Vertical Lift simultaneously shares engineering resources with other Boeing business units. “We’re always recruiting engineers,” Jolivette observed. “At both sites, the engineers don’t just support our Vertical Lift platforms. They support many other parts of Boeing’s businesses, both commercial and defense. We have a broad range of engineering experience at both sites. We also maintain close relationships with local universities and colleges to support our pipeline.”

Through the Pipeline
Kathleen Jolivette grew up a member of the Standing Rock Sioux Tribe on the Rosebud Reservation at the South Dakota-Nebraska border. She recalled, “I joined the Army right out of high school. My brothers were in the Navy. My father was in the Army. That’s how I got into the Army and learned about aviation. I supported a missile maintenance unit and didn’t have any exposure to aviation, even at that time. I worked in logistics — focusing on supplies and logistics to keep the unit going.”

After eight years in uniform, Sergeant Jolivette left the service to search for civilian opportunities. “When I got out of the Army, my husband and I — we were both military — settled in St. Louis, Missouri. I got a job at a local manufacturer, and about four years in, I got laid off. I picked myself up and said, ‘I’ve got to do something; I’ve got to go to school.’” Jolivette enrolled in Lindenwood University in nearby St. Charles, Missouri. “Lindenwood offered me the most flexibility. I originally went into finance. When I took my accounting class, my professor, Beth Silva, inspired me, so I decided to focus on accounting.”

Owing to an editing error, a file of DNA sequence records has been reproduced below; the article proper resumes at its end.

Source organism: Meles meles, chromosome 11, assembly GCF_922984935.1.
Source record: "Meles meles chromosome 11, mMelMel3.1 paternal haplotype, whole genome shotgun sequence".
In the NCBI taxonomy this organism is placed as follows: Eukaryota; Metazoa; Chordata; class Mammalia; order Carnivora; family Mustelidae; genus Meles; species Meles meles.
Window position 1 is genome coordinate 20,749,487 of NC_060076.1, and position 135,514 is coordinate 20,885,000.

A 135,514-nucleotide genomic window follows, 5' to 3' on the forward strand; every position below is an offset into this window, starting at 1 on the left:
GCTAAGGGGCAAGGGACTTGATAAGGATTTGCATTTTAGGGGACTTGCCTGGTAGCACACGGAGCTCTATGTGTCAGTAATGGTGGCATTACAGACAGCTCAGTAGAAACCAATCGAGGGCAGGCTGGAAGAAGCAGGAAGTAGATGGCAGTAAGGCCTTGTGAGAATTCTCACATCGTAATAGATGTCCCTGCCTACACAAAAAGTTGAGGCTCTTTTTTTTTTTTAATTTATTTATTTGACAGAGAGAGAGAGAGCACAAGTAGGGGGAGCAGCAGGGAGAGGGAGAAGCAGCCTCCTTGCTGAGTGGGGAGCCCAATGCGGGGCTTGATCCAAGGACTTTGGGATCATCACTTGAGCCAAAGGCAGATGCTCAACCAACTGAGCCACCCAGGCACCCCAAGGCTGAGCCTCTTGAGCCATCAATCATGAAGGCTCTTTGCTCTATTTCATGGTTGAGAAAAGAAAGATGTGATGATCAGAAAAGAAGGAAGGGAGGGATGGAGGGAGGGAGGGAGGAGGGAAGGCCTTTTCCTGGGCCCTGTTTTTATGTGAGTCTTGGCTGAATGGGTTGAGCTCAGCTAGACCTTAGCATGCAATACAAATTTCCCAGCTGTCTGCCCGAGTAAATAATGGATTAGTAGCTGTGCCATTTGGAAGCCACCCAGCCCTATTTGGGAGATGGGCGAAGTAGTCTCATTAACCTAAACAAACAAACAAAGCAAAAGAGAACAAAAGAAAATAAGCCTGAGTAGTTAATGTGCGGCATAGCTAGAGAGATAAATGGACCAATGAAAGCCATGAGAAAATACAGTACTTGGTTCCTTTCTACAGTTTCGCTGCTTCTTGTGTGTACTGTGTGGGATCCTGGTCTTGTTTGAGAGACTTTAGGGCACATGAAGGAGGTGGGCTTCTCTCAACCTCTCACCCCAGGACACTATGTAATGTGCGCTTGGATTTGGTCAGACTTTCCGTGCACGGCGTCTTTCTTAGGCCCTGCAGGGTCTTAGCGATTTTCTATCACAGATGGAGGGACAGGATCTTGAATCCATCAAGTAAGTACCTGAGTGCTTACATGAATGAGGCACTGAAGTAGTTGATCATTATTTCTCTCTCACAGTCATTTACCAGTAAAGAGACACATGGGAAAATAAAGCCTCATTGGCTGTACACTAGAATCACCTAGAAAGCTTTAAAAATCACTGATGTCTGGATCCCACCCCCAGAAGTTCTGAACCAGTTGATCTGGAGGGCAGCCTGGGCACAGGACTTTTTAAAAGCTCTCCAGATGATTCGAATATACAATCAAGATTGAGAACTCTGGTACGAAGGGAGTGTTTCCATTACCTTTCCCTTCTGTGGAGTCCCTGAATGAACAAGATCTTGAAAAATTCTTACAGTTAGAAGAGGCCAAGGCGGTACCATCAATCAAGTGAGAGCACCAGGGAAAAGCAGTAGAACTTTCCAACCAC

An on-site career fair in 2002 provided a gateway to industry. Jolivette acknowledged, “I came to Boeing as an intern. I had no idea who Boeing was. I went for an interview, and they hired me on the spot for a part-time finance internship. That allowed me to work during the day and then go to school. It was a really good arrangement for me and my family at the time. I got into estimating and proposals, supporting all kinds of programs.”

With her bachelor’s degree in accounting, Jolivette began a series of assignments at Boeing units. “I transferred to a business career foundation program, which allowed me to rotate through business development and other functions, as I gained a broad understanding of all that Boeing does and all of the functional elements needed to support the business. It gave me a really good view of what I’d love to do, and what I really didn’t want to do.” Jolivette added, “As I grew in my career, I was in international business development and traveled a lot. Then I was chief of staff to our Boeing Defense, Space & Security CEO for four years. That gave me an even broader experience and allowed me to see strategy in action. Both of those jobs allowed me to learn about the Vertical Lift portfolio.”

Jolivette arrived in Philadelphia to work on the V-22 Osprey for the US Marine Corps and Air Force. “That was around 2014, when the V-22 was in high demand and at a high production rate. We were working toward the next multi-year contract, and there was a lot of momentum and engagement with the production team.” Jolivette’s tour saw the start of the carrier on-board delivery tiltrotor for the US Navy. “We started the Navy configuration in the last year of my position there, and we started the design and development of the CMV-22.”